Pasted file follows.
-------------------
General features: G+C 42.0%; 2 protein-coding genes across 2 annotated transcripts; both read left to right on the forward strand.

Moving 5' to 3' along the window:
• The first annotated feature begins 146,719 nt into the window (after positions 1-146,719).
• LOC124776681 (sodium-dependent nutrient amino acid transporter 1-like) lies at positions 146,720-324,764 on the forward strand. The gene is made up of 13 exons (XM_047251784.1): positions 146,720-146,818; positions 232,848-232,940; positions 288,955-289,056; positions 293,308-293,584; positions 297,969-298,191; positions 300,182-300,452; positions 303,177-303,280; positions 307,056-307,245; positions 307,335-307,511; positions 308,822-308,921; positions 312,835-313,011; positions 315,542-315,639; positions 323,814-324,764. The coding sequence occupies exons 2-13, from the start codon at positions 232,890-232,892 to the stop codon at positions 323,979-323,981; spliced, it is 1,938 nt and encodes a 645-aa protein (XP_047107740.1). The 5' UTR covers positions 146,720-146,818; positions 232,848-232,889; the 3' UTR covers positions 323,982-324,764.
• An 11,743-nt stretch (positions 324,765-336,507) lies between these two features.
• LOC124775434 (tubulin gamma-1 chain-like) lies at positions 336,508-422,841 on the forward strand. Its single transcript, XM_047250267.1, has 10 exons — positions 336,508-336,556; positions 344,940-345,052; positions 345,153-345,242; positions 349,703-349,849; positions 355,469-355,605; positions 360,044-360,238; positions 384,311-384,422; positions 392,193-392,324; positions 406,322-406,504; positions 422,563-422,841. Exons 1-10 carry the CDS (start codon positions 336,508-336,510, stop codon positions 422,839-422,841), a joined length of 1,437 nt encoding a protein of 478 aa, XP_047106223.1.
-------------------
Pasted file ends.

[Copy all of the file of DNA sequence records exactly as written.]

General features: G+C 42.0%; 2 protein-coding genes across 2 annotated transcripts; both read left to right on the forward strand.

Moving 5' to 3' along the window:
• The first annotated feature begins 146,719 nt into the window (after positions 1-146,719).
• LOC124776681 (sodium-dependent nutrient amino acid transporter 1-like) lies at positions 146,720-324,764 on the forward strand. The gene is made up of 13 exons (XM_047251784.1): positions 146,720-146,818; positions 232,848-232,940; positions 288,955-289,056; positions 293,308-293,584; positions 297,969-298,191; positions 300,182-300,452; positions 303,177-303,280; positions 307,056-307,245; positions 307,335-307,511; positions 308,822-308,921; positions 312,835-313,011; positions 315,542-315,639; positions 323,814-324,764. The coding sequence occupies exons 2-13, from the start codon at positions 232,890-232,892 to the stop codon at positions 323,979-323,981; spliced, it is 1,938 nt and encodes a 645-aa protein (XP_047107740.1). The 5' UTR covers positions 146,720-146,818; positions 232,848-232,889; the 3' UTR covers positions 323,982-324,764.
• An 11,743-nt stretch (positions 324,765-336,507) lies between these two features.
• LOC124775434 (tubulin gamma-1 chain-like) lies at positions 336,508-422,841 on the forward strand. Its single transcript, XM_047250267.1, has 10 exons — positions 336,508-336,556; positions 344,940-345,052; positions 345,153-345,242; positions 349,703-349,849; positions 355,469-355,605; positions 360,044-360,238; positions 384,311-384,422; positions 392,193-392,324; positions 406,322-406,504; positions 422,563-422,841. Exons 1-10 carry the CDS (start codon positions 336,508-336,510, stop codon positions 422,839-422,841), a joined length of 1,437 nt encoding a protein of 478 aa, XP_047106223.1.